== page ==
We live in a society that promotes fear. Our news is filled with it all day and every hour: there are terrorists out to get us, the economy is collapsing, yet another virulent disease is promoted as the one to subdue all mankind.
So incessant is the message that there is no rest, but because we never stop listening to it — on Facebook, on Twitter, on CNN, on Fox news, in the newspapers, in the magazines, at the movies (which are some of the best means of putting ideas into people’s heads) — we feel, like Chicken Little, that the situation is hopeless, and the world is crashing down.
Some people believe what they are consistently, hammeringly, mesmerizingly told, such as that ISIS is out to get us, and if not ISIS, yet another group that, like the diseases, will pop up out of nowhere. Unless we follow what we’re instructed to do and think by the experts, we will perish.
Others, suspicious of what they consider a collusion between mass media, corporations, and government, seek out alternative voices, but the fear is there as well: a small group of wealthy, powerful, elite people is out to control the planet, and they are unstoppable. The voices of the pseudo-Christian political element add to this, pessimistically intoning that since Jesus is coming back soon to destroy the world, why bother? Just make sure you’re all right with Him, so you don’t burn with everyone else.
What an interesting interpretation of “good news.”
While it is true that there are evil men, with evil intent, upon this planet — so they have always been. Those of us who follow God, or say we do, have been given the means to find comfort in the grace, love, mercy, power, and protection of this God, but all of us, regardless of our religious persuasion, can use our common sense to realize this:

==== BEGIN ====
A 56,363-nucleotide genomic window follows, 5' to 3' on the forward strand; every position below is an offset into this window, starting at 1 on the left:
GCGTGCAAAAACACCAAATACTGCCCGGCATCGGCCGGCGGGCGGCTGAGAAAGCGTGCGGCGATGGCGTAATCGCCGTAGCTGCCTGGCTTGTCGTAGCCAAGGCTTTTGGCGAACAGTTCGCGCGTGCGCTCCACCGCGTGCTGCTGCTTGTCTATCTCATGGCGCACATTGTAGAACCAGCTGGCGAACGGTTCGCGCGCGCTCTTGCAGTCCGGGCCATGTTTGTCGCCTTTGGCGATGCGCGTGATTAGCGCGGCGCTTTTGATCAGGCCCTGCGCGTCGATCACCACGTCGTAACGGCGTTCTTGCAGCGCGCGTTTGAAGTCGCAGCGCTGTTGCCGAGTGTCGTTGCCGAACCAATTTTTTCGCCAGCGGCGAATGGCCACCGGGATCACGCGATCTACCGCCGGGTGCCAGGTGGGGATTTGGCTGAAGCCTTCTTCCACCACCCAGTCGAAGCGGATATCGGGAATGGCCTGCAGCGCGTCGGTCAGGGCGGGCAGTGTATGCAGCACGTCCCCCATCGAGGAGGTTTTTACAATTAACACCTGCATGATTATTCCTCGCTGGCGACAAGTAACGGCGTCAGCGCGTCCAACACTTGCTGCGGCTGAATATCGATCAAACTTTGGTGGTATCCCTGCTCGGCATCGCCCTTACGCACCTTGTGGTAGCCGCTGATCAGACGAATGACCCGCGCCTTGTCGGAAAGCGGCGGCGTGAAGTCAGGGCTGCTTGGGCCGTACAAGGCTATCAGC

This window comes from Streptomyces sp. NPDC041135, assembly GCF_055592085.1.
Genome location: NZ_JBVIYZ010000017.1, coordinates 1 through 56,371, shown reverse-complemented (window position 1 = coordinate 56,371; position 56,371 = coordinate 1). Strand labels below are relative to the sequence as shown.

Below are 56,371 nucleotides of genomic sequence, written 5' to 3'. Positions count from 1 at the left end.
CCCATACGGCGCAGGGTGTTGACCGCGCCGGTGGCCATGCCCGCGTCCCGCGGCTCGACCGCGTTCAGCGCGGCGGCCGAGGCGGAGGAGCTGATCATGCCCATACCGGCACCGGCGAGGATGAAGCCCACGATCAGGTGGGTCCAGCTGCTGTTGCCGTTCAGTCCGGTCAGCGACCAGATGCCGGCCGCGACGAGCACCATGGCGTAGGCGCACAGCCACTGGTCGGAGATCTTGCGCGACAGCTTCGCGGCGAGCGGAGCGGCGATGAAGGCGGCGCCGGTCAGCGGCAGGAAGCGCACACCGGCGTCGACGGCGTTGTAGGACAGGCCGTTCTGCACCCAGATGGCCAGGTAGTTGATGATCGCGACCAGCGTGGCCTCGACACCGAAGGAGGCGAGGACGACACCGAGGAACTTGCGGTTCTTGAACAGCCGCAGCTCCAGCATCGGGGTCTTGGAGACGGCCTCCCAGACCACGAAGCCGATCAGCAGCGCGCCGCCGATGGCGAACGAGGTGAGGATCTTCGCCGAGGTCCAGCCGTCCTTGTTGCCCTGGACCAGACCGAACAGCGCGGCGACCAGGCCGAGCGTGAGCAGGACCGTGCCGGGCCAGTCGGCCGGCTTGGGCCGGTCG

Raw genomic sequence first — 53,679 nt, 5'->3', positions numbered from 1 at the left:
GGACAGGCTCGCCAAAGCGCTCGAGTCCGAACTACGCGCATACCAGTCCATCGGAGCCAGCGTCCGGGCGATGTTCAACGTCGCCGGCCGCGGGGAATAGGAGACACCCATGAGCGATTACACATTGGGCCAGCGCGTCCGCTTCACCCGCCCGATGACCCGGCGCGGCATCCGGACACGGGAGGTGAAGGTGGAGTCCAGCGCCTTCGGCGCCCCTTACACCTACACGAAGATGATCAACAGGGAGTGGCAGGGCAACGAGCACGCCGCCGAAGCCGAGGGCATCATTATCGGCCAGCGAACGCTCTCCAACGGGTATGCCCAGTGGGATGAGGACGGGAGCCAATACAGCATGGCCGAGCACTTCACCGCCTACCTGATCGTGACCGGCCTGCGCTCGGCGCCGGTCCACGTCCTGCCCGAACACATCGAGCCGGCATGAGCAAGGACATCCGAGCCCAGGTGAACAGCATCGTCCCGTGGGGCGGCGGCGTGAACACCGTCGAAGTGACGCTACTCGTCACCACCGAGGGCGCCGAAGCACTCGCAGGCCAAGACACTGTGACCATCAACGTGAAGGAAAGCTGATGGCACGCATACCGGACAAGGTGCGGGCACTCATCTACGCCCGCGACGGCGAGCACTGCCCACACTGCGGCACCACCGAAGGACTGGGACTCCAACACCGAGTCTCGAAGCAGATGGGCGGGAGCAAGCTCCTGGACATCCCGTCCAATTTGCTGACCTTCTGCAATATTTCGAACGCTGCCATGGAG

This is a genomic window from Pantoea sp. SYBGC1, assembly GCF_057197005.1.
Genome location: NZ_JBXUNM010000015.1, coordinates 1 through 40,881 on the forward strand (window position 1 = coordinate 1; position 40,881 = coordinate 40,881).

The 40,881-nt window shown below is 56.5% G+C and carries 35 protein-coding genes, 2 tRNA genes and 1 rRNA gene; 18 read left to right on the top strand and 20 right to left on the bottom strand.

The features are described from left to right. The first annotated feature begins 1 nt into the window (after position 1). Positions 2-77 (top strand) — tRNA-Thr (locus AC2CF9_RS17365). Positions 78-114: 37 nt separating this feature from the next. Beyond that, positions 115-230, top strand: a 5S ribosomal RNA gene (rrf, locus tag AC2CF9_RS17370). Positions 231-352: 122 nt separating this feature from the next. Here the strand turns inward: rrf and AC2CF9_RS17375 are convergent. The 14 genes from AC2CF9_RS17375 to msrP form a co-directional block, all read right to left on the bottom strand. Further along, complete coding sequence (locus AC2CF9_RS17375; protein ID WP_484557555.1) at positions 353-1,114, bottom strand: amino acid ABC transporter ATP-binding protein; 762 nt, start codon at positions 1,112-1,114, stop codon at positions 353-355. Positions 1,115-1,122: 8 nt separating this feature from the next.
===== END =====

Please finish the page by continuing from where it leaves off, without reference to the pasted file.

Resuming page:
Men are mortal. No matter how rich, how influential, how powerful, how despotic — all men eventually die, and their deeds with them. Consider the Pharaohs and other elites of ancient Egypti — tales are told of mummies, long after they were interred, being so disregarded that they were ground and crumbled into drinks for medicinal purposes.
The meme accompanying this article contains a quote by Ralph Waldo Emerson, a 19th century writer who began life as a minister, and resigned from the profession because of profound disagreements with the establishment church. (This piece of information alone is one that makes me willing to read him.)
One doesn’t have to accept all of what one man or woman says (and indeed, we never should!) to find wisdom in their words, and there is wisdom in Emerson’s. Here is the fuller text from which the meme’s statement is taken:
“In the occurrence of unpleasant things among neighbors, fear comes readily to heart, and magnifies the consequence of the other party, but it is a bad counselor.
“Every man is actually weak, and apparently strong.
“To himself, he seems weak; to others, formidable . . . But the sturdiest offender of your peace and of the neighborhood, if you rip up his claims, is as thin and timid as any; and the peace of society is often kept, because, as children say, one is afraid, and the other dares not.
“Far off, men swell, bully, and threaten; bring them hand to hand, and they are a feeble folk.” (From the essay, “Prudence.”)
It is time to stop being constantly, persistently, unceasingly afraid.
Thank you for reading me at This Woman Writes. Posts complementing this one are